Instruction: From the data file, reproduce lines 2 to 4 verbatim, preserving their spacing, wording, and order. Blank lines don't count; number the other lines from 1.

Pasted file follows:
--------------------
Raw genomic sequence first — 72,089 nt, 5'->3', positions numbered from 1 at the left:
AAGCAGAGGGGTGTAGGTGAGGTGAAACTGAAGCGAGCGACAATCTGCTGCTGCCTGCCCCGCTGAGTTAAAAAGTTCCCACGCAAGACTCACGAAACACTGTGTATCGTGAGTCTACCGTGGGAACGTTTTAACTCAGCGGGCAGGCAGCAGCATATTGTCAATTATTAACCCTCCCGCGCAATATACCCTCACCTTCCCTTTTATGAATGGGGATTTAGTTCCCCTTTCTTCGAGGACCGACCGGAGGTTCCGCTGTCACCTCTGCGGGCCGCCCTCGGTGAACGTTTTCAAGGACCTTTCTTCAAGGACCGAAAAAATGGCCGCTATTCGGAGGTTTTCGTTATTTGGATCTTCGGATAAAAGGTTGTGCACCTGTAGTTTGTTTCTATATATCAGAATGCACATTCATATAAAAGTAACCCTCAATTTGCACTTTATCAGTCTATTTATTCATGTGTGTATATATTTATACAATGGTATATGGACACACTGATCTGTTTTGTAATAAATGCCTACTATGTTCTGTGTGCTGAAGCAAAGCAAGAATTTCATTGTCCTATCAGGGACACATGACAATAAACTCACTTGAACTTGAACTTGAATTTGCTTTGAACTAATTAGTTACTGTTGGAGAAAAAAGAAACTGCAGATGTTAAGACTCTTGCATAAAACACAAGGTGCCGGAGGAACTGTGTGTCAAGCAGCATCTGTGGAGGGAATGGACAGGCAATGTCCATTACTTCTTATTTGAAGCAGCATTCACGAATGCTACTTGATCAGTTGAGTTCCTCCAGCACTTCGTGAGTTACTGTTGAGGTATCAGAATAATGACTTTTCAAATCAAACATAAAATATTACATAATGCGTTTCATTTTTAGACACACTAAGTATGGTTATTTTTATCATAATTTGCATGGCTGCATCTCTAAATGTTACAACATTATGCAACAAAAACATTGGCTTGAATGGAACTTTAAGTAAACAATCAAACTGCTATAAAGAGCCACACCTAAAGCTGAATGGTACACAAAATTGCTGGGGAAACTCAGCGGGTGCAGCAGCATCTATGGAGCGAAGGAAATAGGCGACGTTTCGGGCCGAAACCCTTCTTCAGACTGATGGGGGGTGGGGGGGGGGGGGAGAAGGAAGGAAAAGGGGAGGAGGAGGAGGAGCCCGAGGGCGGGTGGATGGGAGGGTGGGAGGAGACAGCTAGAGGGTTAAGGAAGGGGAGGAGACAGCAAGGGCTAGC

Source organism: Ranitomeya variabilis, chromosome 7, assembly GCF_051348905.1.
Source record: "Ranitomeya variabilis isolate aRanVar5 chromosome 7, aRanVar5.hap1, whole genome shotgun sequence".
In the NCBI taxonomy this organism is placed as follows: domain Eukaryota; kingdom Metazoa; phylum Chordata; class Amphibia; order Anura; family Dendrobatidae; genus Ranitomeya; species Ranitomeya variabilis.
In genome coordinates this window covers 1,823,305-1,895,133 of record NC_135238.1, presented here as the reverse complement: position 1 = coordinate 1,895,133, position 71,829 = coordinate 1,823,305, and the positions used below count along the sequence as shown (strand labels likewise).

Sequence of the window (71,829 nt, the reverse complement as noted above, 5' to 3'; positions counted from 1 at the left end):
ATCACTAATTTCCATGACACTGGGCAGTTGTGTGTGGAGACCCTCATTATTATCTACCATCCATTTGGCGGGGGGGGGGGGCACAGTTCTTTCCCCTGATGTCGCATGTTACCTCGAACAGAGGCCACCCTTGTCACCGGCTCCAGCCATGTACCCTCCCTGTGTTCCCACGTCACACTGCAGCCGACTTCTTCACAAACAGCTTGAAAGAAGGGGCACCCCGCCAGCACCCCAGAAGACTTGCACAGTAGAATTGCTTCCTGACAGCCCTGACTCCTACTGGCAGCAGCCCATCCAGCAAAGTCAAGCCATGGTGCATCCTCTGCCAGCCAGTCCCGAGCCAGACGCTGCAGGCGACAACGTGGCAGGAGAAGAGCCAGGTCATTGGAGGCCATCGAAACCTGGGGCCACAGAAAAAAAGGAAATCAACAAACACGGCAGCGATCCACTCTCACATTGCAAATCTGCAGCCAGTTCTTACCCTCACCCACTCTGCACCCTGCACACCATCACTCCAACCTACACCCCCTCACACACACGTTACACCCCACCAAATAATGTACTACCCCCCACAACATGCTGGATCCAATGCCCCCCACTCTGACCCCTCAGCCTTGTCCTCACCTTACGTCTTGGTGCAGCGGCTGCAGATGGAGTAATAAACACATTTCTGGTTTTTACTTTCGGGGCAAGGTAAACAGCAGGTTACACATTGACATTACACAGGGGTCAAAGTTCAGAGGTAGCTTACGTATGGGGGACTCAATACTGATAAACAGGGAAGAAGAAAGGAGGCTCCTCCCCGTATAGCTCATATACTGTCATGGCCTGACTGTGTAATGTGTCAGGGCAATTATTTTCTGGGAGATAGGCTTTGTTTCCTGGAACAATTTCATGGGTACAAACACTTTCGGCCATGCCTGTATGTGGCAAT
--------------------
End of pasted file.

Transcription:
AAGCAGAGGGGTGTAGGTGAGGTGAAACTGAAGCGAGCGACAATCTGCTGCTGCCTGCCCCGCTGAGTTAAAAAGTTCCCACGCAAGACTCACGAAACACTGTGTATCGTGAGTCTACCGTGGGAACGTTTTAACTCAGCGGGCAGGCAGCAGCATATTGTCAATTATTAACCCTCCCGCGCAATATACCCTCACCTTCCCTTTTATGAATGGGGATTTAGTTCCCCTTTCTTCGAGGACCGACCGGAGGTTCCGCTGTCACCTCTGCGGGCCGCCCTCGGTGAACGTTTTCAAGGACCTTTCTTCAAGGACCGAAAAAATGGCCGCTATTCGGAGGTTTTCGTTATTTGGATCTTCGGATAAAAGGTTGTGCACCTGTAGTTTGTTTCTATATATCAGAATGCACATTCATATAAAAGTAACCCTCAATTTGCACTTTATCAGTCTATTTATTCATGTGTGTATATATTTATACAATGGTATATGGACACACTGATCTGTTTTGTAATAAATGCCTACTATGTTCTGTGTGCTGAAGCAAAGCAAGAATTTCATTGTCCTATCAGGGACACATGACAATAAACTCACTTGAACTTGAACTTGAATTTGCTTTGAACTAATTAGTTACTGTTGGAGAAAAAAGAAACTGCAGATGTTAAGACTCTTGCATAAAACACAAGGTGCCGGAGGAACTGTGTGTCAAGCAGCATCTGTGGAGGGAATGGACAGGCAATGTCCATTACTTCTTATTTGAAGCAGCATTCACGAATGCTACTTGATCAGTTGAGTTCCTCCAGCACTTCGTGAGTTACTGTTGAGGTATCAGAATAATGACTTTTCAAATCAAACATAAAATATTACATAATGCGTTTCATTTTTAGACACACTAAGTATGGTTATTTTTATCATAATTTGCATGGCTGCATCTCTAAATGTTACAACATTATGCAACAAAAACATTGGCTTGAATGGAACTTTAAGTAAACAATCAAACTGCTATAAAGAGCCACACCTAAAGCTGAATGGTACACAAAATTGCTGGGGAAACTCAGCGGGTGCAGCAGCATCTATGGAGCGAAGGAAATAGGCGACGTTTCGGGCCGAAACCCTTCTTCAGACTGATGGGGGGTGGGGGGGGGGGGGAGAAGGAAGGAAAAGGGGAGGAGGAGGAGGAGCCCGAGGGCGGGTGGATGGGAGGGTGGGAGGAGACAGCTAGAGGGTTAAGGAAGGGGAGGAGACAGCAAGGGCTAGC

Source organism: Ranitomeya variabilis, chromosome 7, assembly GCF_051348905.1.
Source record: "Ranitomeya variabilis isolate aRanVar5 chromosome 7, aRanVar5.hap1, whole genome shotgun sequence".